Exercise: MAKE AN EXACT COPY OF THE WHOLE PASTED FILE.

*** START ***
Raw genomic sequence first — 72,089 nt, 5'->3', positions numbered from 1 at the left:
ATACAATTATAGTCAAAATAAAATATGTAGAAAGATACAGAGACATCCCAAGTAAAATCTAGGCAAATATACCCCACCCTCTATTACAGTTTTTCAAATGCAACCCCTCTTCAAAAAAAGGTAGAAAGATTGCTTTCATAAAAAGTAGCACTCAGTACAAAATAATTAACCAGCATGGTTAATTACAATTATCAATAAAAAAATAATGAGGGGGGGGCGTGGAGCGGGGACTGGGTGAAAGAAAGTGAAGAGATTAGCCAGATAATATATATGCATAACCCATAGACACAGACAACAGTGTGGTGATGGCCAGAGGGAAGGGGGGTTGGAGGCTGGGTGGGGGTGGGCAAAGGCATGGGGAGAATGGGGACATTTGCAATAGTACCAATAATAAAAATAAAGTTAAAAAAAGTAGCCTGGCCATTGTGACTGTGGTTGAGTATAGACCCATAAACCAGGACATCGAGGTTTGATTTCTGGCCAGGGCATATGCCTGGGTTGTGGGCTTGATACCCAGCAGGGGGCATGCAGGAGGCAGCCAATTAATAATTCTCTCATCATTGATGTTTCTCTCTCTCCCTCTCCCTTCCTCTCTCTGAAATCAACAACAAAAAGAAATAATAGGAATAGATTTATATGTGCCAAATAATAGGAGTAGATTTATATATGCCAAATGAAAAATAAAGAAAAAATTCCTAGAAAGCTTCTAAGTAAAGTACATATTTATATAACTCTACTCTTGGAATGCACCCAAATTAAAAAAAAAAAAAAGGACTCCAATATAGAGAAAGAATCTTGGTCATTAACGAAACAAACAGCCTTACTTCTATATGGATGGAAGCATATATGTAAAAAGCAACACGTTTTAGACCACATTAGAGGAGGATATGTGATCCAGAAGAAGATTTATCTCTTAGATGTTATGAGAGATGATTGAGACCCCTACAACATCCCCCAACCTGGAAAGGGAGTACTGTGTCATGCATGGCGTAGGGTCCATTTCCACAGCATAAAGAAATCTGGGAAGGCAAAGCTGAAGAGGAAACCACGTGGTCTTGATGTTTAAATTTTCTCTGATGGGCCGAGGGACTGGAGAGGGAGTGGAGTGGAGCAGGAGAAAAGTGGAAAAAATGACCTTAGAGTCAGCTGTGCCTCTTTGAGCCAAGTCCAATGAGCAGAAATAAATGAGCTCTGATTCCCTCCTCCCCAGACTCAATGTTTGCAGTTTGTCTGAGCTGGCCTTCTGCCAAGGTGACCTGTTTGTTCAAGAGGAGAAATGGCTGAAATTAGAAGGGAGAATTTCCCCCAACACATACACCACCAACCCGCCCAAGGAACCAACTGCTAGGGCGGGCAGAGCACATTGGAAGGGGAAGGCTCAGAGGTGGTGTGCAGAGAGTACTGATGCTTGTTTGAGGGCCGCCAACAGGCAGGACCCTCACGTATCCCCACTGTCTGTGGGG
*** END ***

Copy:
Raw genomic sequence first — 72,089 nt, 5'->3', positions numbered from 1 at the left:
ATACAATTATAGTCAAAATAAAATATGTAGAAAGATACAGAGACATCCCAAGTAAAATCTAGGCAAATATACCCCACCCTCTATTACAGTTTTTCAAATGCAACCCCTCTTCAAAAAAAGGTAGAAAGATTGCTTTCATAAAAAGTAGCACTCAGTACAAAATAATTAACCAGCATGGTTAATTACAATTATCAATAAAAAAATAATGAGGGGGGGGCGTGGAGCGGGGACTGGGTGAAAGAAAGTGAAGAGATTAGCCAGATAATATATATGCATAACCCATAGACACAGACAACAGTGTGGTGATGGCCAGAGGGAAGGGGGGTTGGAGGCTGGGTGGGGGTGGGCAAAGGCATGGGGAGAATGGGGACATTTGCAATAGTACCAATAATAAAAATAAAGTTAAAAAAAGTAGCCTGGCCATTGTGACTGTGGTTGAGTATAGACCCATAAACCAGGACATCGAGGTTTGATTTCTGGCCAGGGCATATGCCTGGGTTGTGGGCTTGATACCCAGCAGGGGGCATGCAGGAGGCAGCCAATTAATAATTCTCTCATCATTGATGTTTCTCTCTCTCCCTCTCCCTTCCTCTCTCTGAAATCAACAACAAAAAGAAATAATAGGAATAGATTTATATGTGCCAAATAATAGGAGTAGATTTATATATGCCAAATGAAAAATAAAGAAAAAATTCCTAGAAAGCTTCTAAGTAAAGTACATATTTATATAACTCTACTCTTGGAATGCACCCAAATTAAAAAAAAAAAAAAGGACTCCAATATAGAGAAAGAATCTTGGTCATTAACGAAACAAACAGCCTTACTTCTATATGGATGGAAGCATATATGTAAAAAGCAACACGTTTTAGACCACATTAGAGGAGGATATGTGATCCAGAAGAAGATTTATCTCTTAGATGTTATGAGAGATGATTGAGACCCCTACAACATCCCCCAACCTGGAAAGGGAGTACTGTGTCATGCATGGCGTAGGGTCCATTTCCACAGCATAAAGAAATCTGGGAAGGCAAAGCTGAAGAGGAAACCACGTGGTCTTGATGTTTAAATTTTCTCTGATGGGCCGAGGGACTGGAGAGGGAGTGGAGTGGAGCAGGAGAAAAGTGGAAAAAATGACCTTAGAGTCAGCTGTGCCTCTTTGAGCCAAGTCCAATGAGCAGAAATAAATGAGCTCTGATTCCCTCCTCCCCAGACTCAATGTTTGCAGTTTGTCTGAGCTGGCCTTCTGCCAAGGTGACCTGTTTGTTCAAGAGGAGAAATGGCTGAAATTAGAAGGGAGAATTTCCCCCAACACATACACCACCAACCCGCCCAAGGAACCAACTGCTAGGGCGGGCAGAGCACATTGGAAGGGGAAGGCTCAGAGGTGGTGTGCAGAGAGTACTGATGCTTGTTTGAGGGCCGCCAACAGGCAGGACCCTCACGTATCCCCACTGTCTGTGGGG